There’s something about knitting that’s really relaxing.  I like to use my hands.  I’m not very good at sitting still without doing something with my hands.  I get that from my mum, she was never without her knitting needles and my dad always had his sketchbook.  My grandma was always sitting knitting constantly.  I love the idea of constructing something, and very repetitive patterning.  There’s something about the feeling of fibre in your hands and watching something grow.  I quite like embroidery but I won’t do it every night, knitting or crochet is my fall-back position.  I do something every night, mostly in front of the telly. 

My Tension Square: We took over an allotment two or three years ago.  One of the plants was a bush called Christmas box (sarcococca confusa) and they’re beautiful deep purple berries.  So I tried dying silk with it and it gave a beautiful bluey colour.  I made a cardigan forty odd years ago when I was expecting my daughter.  I took a plain pattern from a book and modified the cardigan to add a lacy front.  I remembered it when I was playing around so I decided to use that same pattern with the silk to see what it looked like. 

My legacy: I feel a bit sad that knitting might stop with me unless I can teach my grandchildren.  I taught my daughter in law to knit, but when she had the kids she stopped for a while, so she might get back into it.  My daughter does dress making and I taught her to knit, but she’s not got the same interest.  I was knitting competently and able to follow a complex pattern as a teenager – but she hasn’t got that same skill level yet so would need a lot of help. 

Ten years ago I was teaching young mums to knit in a café.  The class was nearly a disaster, as they were more interested in their babies and chatting than learning knitting.  You can’t teach much in an hour’s session, and then the café went bust.  Now knitting is seen as cool and a good thing.  For a while hand knitting was a bit passé.  Now people are beginning to be much more conscious of what people can do with knitting, helped by the range of wools that you can get now.  For years I used to knit with French wools as they were the nicest you could find.  I can’t go near a wool shop anymore as you’re bound to see something that you like and want to try.  I have to keep myself away.  Someone told me that there’s a phrase called STABLE which stands for STash that never in your life will I be ABLE to use.  That’s definitely true for me as I’ve got more wool than I’ll ever knit with.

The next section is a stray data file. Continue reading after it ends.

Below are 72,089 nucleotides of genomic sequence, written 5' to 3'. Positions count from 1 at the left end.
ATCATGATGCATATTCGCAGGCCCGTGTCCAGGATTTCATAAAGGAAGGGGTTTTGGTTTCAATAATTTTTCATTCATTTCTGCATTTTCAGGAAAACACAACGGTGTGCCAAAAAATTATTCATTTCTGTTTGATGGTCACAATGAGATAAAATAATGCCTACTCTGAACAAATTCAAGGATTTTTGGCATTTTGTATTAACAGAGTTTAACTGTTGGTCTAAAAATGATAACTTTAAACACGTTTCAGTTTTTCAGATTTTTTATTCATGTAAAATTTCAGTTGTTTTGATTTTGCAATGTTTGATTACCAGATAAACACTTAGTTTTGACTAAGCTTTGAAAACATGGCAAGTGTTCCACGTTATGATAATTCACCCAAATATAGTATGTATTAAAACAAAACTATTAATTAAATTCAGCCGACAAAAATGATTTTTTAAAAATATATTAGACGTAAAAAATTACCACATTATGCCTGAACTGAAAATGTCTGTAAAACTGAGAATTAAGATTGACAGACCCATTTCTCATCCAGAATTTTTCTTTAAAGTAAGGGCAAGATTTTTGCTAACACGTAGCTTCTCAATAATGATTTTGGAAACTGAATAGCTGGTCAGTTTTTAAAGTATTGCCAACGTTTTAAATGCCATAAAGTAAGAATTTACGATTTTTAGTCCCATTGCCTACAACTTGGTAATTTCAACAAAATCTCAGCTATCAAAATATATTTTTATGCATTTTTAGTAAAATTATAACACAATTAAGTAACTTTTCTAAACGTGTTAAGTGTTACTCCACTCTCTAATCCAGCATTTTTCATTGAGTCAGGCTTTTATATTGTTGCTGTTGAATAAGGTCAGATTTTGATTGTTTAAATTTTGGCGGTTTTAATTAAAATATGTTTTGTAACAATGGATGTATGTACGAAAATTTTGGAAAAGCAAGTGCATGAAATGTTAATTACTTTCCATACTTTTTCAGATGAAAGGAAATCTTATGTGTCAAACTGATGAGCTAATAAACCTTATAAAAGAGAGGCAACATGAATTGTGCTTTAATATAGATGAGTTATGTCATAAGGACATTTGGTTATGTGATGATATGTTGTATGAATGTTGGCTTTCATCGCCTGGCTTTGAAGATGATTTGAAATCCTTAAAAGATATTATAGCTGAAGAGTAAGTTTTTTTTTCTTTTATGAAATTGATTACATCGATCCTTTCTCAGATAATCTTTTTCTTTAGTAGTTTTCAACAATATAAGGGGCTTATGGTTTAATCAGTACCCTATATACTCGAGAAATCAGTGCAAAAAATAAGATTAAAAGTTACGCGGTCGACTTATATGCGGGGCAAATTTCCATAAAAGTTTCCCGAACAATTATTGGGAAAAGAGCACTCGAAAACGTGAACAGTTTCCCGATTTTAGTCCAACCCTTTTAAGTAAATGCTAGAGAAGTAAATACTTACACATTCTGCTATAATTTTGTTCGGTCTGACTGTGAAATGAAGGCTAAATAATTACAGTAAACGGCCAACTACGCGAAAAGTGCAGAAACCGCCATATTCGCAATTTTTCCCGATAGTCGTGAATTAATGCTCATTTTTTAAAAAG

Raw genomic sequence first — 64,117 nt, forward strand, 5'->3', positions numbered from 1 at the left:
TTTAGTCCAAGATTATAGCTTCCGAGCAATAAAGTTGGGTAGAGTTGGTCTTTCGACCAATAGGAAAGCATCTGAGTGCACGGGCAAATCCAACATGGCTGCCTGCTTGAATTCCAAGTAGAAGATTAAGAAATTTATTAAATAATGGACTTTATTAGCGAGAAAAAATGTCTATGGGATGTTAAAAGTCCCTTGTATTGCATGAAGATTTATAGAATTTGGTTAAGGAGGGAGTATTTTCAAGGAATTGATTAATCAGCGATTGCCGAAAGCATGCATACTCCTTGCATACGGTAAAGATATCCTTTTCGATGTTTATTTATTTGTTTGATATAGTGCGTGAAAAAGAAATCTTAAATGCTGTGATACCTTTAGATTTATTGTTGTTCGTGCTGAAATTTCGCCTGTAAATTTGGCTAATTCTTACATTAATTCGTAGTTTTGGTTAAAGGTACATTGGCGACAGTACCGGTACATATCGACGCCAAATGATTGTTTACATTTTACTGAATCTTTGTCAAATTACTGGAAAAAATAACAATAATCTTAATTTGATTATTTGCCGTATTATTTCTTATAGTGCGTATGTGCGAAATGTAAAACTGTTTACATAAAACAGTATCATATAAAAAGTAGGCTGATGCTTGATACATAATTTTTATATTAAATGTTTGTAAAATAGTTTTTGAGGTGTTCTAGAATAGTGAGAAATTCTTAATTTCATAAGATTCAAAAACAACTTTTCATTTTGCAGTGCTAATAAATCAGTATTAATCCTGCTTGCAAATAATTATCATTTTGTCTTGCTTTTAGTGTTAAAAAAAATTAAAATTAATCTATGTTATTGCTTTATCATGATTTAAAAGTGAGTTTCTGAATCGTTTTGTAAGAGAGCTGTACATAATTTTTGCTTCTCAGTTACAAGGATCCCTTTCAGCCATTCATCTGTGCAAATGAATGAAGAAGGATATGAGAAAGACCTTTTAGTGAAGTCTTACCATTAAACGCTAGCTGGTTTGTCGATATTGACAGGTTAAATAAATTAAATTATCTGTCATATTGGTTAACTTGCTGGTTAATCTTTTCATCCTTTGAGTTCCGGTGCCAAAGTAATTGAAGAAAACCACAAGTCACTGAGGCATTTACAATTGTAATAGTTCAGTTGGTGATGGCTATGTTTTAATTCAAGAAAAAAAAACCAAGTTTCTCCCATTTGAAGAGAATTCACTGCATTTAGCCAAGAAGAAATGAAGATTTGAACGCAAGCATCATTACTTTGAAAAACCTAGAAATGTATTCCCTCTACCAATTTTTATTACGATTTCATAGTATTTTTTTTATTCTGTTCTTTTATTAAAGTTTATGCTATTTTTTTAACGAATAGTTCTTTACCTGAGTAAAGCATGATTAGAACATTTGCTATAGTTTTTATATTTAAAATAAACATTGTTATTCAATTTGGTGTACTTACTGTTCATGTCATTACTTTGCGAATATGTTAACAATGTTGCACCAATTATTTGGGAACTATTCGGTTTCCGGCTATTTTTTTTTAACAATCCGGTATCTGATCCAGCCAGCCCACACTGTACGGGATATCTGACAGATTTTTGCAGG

I’d like to pass on some knitting skills but teaching hand knitting needs someone always available to help and correct, like my mum was for me.  I don’t feel that you can competently knit until you can correct a mistake.  Unless you get a certain degree of skill you don’t push yourself to make things.  I do get neighbours popping in to ask for my help correcting things, or to borrow some needles.  Sadly there’s not enough adult education to address this.   The more it’s taught in families is probably the way forward although a lot of people teach themselves on-line now. 


Published by jencableart

Jen Cable is a mixed media textile artist who loves to draw attention to the outmoded, fabulous, awful and bizarre aspects of culture and everyday society